BBC World Service director Peter Horrocks to leave the corporation at the end of the year

Peter Horrocks is standing down as director of the BBC World Service Group after five years in the job.

Horrocks (pictured, Reuters), who has worked at the BBC for 33 years, has announced he will be leaving the corporation in the new year.

The BBC said it would be advertising for Horrocks' successor.

Under Horrocks, weekly audiences for the BBC’s global news services – BBC World Service, BBC World News and bbc.com – have reached 265m. This has risen from 234m in 2008, the year before he took charge. The BBC’s aim is to increase its global weekly audience to 500m by 2022.

In the press release announcing his departure, the BBC said bbc.com/news “regularly achieves one billion page views a month [and] BBC News is the most retweeted news source in the world”.

Horrocks said: “It has been a privilege to be Director of the BBC World Service, which is loved and trusted by hundreds of millions of people around the world.

“I am hugely proud of the dedication, the creativity and the reinvention shown by my team. The World Service now has its largest ever audience, an expanding number of languages, and is modernised and transformed for a digital age.

“Having overseen this recovery and taken the World Service into the new era of licence fee funding, it is time for me to move on to my next challenge. I will miss the BBC but am confident that the BBC’s global news services are in strong shape for the future.”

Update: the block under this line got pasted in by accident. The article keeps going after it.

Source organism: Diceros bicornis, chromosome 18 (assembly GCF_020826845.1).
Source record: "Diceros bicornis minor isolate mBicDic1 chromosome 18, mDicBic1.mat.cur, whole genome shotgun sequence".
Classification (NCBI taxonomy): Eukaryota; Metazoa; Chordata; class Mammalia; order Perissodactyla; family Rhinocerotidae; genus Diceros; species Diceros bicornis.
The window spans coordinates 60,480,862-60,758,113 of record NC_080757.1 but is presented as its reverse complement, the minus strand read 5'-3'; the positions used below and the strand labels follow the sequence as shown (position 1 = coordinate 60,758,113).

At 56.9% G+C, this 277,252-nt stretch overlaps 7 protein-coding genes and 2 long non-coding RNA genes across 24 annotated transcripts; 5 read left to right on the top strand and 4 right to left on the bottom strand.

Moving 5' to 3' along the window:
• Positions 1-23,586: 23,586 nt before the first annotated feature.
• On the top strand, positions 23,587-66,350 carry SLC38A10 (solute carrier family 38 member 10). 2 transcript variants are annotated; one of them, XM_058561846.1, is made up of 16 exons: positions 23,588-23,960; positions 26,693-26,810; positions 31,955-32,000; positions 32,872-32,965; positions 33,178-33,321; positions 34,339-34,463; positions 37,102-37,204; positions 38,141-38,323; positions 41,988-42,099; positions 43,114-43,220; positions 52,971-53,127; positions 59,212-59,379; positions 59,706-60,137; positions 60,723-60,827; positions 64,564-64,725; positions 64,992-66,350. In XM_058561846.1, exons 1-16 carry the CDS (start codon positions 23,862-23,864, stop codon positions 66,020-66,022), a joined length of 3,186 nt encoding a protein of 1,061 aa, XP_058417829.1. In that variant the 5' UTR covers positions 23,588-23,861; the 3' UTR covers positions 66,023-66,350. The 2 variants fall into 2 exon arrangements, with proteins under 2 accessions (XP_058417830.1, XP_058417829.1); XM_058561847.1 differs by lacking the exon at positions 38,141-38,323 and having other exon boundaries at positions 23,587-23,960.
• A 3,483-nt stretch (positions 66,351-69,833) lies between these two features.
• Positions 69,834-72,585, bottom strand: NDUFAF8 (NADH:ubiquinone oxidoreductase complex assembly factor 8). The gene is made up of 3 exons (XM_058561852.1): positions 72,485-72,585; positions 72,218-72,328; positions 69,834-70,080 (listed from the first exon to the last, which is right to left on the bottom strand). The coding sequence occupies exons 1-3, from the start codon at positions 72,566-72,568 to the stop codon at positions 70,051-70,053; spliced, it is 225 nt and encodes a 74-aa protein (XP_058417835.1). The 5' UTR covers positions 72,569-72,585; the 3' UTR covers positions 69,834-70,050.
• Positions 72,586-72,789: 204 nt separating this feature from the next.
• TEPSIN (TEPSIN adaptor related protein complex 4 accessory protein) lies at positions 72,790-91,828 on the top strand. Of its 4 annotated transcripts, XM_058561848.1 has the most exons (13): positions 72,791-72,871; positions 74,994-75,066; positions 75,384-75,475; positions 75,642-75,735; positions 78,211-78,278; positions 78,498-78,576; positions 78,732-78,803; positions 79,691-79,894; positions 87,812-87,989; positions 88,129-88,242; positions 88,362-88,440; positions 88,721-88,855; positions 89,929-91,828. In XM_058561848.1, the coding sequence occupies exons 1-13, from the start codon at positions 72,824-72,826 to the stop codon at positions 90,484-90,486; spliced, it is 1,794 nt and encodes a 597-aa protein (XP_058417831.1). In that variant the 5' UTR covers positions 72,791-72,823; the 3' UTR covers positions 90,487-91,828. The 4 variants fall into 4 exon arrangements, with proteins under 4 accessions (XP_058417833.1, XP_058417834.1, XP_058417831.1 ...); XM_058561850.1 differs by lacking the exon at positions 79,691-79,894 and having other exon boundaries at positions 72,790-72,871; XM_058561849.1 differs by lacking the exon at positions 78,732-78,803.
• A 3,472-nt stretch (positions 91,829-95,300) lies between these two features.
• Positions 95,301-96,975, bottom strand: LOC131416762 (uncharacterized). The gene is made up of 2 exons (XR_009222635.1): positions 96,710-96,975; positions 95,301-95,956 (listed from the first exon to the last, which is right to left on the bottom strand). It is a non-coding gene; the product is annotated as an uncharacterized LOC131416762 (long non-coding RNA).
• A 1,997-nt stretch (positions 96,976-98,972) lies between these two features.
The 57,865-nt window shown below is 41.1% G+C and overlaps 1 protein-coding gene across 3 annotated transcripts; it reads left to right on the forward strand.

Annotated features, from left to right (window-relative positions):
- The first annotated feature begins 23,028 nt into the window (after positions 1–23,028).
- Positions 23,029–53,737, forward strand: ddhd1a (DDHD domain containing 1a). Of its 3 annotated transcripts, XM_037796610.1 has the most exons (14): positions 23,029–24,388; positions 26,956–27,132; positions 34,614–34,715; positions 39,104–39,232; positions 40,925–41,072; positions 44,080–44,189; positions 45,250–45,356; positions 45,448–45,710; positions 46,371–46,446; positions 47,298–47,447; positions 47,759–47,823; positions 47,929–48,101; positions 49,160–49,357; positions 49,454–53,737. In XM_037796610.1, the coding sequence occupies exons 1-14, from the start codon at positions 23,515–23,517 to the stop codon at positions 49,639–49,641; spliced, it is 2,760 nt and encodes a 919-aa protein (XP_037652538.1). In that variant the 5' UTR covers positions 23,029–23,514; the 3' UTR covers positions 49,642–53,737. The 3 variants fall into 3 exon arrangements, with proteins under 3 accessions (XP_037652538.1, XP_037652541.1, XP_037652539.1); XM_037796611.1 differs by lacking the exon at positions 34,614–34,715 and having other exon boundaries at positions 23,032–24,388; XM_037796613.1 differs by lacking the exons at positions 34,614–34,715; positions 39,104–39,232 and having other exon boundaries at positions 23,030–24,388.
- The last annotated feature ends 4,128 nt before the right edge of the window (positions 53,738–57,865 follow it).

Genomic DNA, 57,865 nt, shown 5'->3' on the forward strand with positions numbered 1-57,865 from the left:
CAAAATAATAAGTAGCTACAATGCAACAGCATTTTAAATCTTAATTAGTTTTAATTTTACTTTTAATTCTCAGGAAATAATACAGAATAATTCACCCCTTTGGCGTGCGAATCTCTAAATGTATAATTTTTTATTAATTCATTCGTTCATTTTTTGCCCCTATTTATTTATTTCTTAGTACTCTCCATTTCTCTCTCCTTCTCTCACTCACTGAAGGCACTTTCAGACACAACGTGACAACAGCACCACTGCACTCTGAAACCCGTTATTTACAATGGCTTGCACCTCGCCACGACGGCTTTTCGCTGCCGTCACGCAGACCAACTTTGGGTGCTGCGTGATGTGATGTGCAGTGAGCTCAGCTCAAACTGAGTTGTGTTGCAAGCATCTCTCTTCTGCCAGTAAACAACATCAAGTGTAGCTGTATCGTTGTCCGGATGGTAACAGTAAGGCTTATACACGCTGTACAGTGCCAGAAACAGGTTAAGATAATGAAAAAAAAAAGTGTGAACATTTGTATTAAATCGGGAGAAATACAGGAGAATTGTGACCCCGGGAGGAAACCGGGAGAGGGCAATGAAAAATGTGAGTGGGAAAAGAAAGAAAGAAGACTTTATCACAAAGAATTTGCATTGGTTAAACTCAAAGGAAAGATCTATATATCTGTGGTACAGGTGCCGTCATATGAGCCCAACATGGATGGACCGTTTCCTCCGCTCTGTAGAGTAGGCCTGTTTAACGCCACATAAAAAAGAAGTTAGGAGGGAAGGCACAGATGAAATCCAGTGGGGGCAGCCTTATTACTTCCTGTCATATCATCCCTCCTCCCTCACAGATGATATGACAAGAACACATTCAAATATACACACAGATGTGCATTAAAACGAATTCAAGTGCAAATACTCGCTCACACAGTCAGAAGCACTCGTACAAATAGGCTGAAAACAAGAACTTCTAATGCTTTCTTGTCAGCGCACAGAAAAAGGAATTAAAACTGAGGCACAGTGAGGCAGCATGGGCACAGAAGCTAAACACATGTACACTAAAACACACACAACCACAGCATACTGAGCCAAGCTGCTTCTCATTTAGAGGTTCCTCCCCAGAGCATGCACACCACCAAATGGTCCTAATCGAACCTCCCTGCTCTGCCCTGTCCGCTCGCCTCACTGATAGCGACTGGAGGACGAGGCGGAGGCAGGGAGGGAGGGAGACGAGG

BBC director general Tony Hall, said: "Peter’s remarkable career at the BBC has spanned more than three decades.  Starting as a news trainee, he established himself as the youthful editor of Public Eye before going on to lead teams that produced some of the BBC’s most important news programmes, including Newsnight and Panorama.  He also edited general election programmes before running several News departments, latterly the World Service Group.  

“Those who have worked with him know of his energy, drive, his passion for journalism and his innovation but they have also come to appreciate his editorial integrity and his deeply rooted sense of BBC values.  He leaves us as one of our most respected leaders. He is a force of nature and we will miss him.”

Director of BBC News and Current Affairs, James Harding, said: “Peter Horrocks has been a defining figure in the modern history of the BBC World Service and global news.  He has demanded the highest standards of its journalism, he has driven innovation in the ways we tell stories and deliver the news, he has opened the BBC to new voices and fresh ideas and he has presided over the extraordinary growth of the BBC’s worldwide audience.

“His sharp intellect, open-mindedness and good judgment have shaped BBC News and Current Affairs for three decades.  He has recruited and inspired hundreds of people here in the UK and around the world.  And, like few others, he has set his stamp on both the programmes and the personality of the BBC.

“Since I joined the BBC last year, Peter has been a constant source of good advice, organisational wisdom and personal support.  Of course, I respect Peter’s decision to move on, but, both personally and as an organisation, we will miss him.”  

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